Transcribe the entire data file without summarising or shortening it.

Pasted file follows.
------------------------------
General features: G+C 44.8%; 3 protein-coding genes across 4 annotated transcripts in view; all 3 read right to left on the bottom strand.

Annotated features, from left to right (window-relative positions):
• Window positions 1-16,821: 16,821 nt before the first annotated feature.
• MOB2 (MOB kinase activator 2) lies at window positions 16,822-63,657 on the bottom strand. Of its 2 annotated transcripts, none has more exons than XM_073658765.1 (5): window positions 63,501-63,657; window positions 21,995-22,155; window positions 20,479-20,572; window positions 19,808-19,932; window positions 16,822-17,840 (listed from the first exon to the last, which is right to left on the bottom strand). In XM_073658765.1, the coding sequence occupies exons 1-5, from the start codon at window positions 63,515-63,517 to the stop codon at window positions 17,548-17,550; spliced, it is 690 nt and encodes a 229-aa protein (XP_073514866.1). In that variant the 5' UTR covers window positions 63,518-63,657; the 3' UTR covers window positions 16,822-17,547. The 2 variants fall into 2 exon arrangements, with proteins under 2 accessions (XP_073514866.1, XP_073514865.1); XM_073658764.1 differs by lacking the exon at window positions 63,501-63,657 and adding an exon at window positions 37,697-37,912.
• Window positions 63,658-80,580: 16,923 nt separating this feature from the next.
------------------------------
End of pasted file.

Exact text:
General features: G+C 44.8%; 3 protein-coding genes across 4 annotated transcripts in view; all 3 read right to left on the bottom strand.

Annotated features, from left to right (window-relative positions):
• Window positions 1-16,821: 16,821 nt before the first annotated feature.
• MOB2 (MOB kinase activator 2) lies at window positions 16,822-63,657 on the bottom strand. Of its 2 annotated transcripts, none has more exons than XM_073658765.1 (5): window positions 63,501-63,657; window positions 21,995-22,155; window positions 20,479-20,572; window positions 19,808-19,932; window positions 16,822-17,840 (listed from the first exon to the last, which is right to left on the bottom strand). In XM_073658765.1, the coding sequence occupies exons 1-5, from the start codon at window positions 63,515-63,517 to the stop codon at window positions 17,548-17,550; spliced, it is 690 nt and encodes a 229-aa protein (XP_073514866.1). In that variant the 5' UTR covers window positions 63,518-63,657; the 3' UTR covers window positions 16,822-17,547. The 2 variants fall into 2 exon arrangements, with proteins under 2 accessions (XP_073514866.1, XP_073514865.1); XM_073658764.1 differs by lacking the exon at window positions 63,501-63,657 and adding an exon at window positions 37,697-37,912.
• Window positions 63,658-80,580: 16,923 nt separating this feature from the next.